Loving Mentalism By Ian Rowland
The Purple Cow

A grand illusion is on offer this month in "Loving Mentalism." It's an illusion in which a cow transforms into a horse right before a spectator's eyes! Well, maybe "grand illusion" is taking things a little too far. It's all done with a simple card containing a few questions, and the illusion only takes place in the spectator's mind rather than on a Las Vegas stage. Nonetheless, it's a simple and deceptive little mystery that shows you're a master of persuasion and mind manipulation.

Bent on Deception By Mike Bent
The Mysterious Case of the Missing Matching Mitten

This routine uses two ideas from Billy McComb. You invite a helper onstage, then show five different cards, each printed with a different-colored mitten. After you place the five cards aside, you ask your helper to turn around. Then you show the audience an envelope with a window cut out. The envelope contains a single card. You explain to the audience that the card is your prediction, and show a picture of a red mitten that your helper needs to match. Next, you take the prediction card out of the envelope and place it aside, face down. You spread the stack of face-down cards in front of your helper and ask her to choose a card that she thinks will match the prediction you showed earlier. She turns over her card to show a yellow mitten! You act disappointed. You say "Sorry, it's not a match" as you turn over the prediction card to reveal — a yellow mitten! Your helper did get it right! But what happened to the red mitten? As you turn around to look for it, a cutout of a red mitten is stuck on your backside!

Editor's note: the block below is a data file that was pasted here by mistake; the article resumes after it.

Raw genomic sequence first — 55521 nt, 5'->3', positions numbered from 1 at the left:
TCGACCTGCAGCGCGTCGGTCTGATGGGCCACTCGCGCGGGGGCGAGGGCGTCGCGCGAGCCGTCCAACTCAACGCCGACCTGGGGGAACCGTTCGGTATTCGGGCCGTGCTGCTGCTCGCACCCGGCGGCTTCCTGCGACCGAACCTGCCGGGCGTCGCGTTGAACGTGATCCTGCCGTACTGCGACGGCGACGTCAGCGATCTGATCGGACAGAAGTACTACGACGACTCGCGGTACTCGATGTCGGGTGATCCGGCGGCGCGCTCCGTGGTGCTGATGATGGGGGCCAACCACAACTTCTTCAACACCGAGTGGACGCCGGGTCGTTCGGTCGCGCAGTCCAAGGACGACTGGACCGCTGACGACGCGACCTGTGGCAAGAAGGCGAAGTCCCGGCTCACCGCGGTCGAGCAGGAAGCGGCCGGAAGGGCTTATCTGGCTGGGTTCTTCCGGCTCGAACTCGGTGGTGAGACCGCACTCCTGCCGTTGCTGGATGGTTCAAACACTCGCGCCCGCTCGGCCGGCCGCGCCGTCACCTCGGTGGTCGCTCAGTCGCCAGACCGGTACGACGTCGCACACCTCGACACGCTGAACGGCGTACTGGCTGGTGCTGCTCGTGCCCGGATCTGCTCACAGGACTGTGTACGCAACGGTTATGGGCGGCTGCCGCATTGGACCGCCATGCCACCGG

Classic Correspondence from Egyptian Hall Museum By Mike Caveney
R.J. Reynolds Tobacco Co. to Stephen Patrick